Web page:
My son was just 10 years old when his dad died. Old enough to understand. Old enough to feel the magnitude of his loss. Yet also young enough to not be able to express his feelings and emotions. On this Children’s Grief Awareness Day, it is important to remember that children are not young adults. And that they grieve differently than adults.
After Jared died, my grief counselor gave me the best piece of wisdom and advice.. He looked at me and said remember, your son will grieve differently than you. Give him the space to grieve in his own way. And he also said at each milestone, Steven will grieve as if he is grieving for the first time. He said we as adults grieve the past, the present, and the future while young children grieve the now. They don’t have the ability to grasp all that will change so they don’t rieve the future. So as the future arrives, they grieve like it is the first time. That piece of advice has helped me more than my grief counselor will ever know.
And Steven’s counselor was also wonderful. She told him that he was too young to take on the worry of adult problems. That if he was worrying about an adult problem (like money or staying in our house), that he needed to write it down and give it to a trusted adult. Me, his grandma, or an adult family friend. Many people expected him to be “the man of the house” now that his dad was gone. And several people actually told him that. But his counselor gave him permission to be a kid. Told him it was not his responsibility to be a man of the house. That he should love and care about his mom but he didn’t need to be a grown up. I still love her for that.
The first day my son was to return to school, he said he couldn’t go because he didn’t know who would pick him up. I told him I would. I assumed he knew that but he needed to hear the words and be reassured that I would be there.
When he started middle school, he had trouble concentrating, getting his assignments completed, and he wouldn’t let me help with homework (something his dad had always done). He was grieving. Middle school was the start of something new. Something his dad would not be a part of. I remembered our counselors words and advice and gave him space to grieve.
The end of his 8th grade year was an even more trying time. He was confirmed in the church. Graduated and left the only school he had ever known. And we were making a decision regarding high school. He once again grieved as if his father had just died. He became withdrawn. Let his grades drop. And missed his father in a way no words could ever describe. I made sure he had regular visits with his counselor who helped him with his grief. And gave me advice how to help Steven through that period of grief.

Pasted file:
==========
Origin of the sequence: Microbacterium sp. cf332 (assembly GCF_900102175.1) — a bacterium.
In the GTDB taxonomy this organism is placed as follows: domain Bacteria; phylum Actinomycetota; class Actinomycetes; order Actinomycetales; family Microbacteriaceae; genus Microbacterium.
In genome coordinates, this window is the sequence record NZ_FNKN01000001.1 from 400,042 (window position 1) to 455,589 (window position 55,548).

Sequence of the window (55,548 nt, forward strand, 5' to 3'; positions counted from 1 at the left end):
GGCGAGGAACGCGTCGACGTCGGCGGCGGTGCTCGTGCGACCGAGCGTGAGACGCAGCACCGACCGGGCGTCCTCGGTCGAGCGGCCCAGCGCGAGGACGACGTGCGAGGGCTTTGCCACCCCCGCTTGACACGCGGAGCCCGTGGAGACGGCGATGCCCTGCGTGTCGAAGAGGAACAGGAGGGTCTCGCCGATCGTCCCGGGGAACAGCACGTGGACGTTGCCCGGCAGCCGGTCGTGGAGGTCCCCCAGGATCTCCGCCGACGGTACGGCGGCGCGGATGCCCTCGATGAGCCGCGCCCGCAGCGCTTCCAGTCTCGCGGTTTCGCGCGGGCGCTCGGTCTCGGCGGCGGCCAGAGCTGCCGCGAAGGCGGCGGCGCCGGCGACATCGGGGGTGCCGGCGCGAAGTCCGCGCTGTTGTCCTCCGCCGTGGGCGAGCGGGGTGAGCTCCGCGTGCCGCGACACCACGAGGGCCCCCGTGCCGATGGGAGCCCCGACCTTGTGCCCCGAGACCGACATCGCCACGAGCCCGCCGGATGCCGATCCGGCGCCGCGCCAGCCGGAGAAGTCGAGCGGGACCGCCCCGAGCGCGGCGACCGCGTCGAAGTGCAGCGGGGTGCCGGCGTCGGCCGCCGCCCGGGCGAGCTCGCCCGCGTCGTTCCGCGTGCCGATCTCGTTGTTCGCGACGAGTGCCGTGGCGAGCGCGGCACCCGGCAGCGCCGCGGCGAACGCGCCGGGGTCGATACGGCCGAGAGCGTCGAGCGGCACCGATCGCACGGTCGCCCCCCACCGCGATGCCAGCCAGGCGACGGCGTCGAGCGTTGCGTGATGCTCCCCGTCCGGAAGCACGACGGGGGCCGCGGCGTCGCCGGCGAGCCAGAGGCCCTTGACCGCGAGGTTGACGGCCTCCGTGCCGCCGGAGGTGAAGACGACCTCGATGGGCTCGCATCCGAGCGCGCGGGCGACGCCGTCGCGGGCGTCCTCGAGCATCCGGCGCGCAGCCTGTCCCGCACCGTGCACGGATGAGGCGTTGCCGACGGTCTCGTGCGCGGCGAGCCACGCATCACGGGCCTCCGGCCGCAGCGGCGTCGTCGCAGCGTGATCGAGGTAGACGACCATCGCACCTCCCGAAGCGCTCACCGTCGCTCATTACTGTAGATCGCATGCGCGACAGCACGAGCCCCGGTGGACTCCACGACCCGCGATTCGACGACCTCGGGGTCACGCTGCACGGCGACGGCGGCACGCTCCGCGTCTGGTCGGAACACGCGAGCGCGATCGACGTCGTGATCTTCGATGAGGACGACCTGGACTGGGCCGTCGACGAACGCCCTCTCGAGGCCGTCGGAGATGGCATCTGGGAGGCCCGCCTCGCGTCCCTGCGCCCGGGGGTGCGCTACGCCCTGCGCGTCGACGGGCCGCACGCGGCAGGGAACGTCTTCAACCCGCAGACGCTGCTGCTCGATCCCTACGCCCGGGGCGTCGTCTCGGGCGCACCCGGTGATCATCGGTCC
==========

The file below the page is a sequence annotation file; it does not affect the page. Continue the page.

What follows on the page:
When he started high school and played in his first high school football game, he grieved. We both wished his dad could be there. Would have given almost anything to make that wish come true. With this new milestone, Steven’s grief was not as intense as I had previously noticed. He seemed to have the tools and was more capable of handling his grief.
I can only imagine how he will grieve when he graduates high school, begins and graduates college, gets married, has children. So many more milestones to come in his future. And he will grieve at each one. And so will I. We will grieve differently, but equally. And hopefully with our grief counselors and the tools we have learned, we will manage through our grief. Celebrate the joyous moments and honor the past.
When we lose our spouse, it changes not just us but our children. It made my son grow up overnight. Stole a part of his innocence. Forever changed him. It made him more compassionate, empathetic. Drew him closer to his faith. Taught him that life can change in the blink of an eye. Showed him to make the most of each day. Created a bond between the two of us no one could break. And his grief will continue to be a part of his life. His loss will shape his future.
He was such a young child when his father died. A child who learned too soon about loss and grief. He will carry that loss and grieve his entire life. And until he becomes an adult, he will grieve the only way he knows how…like a child.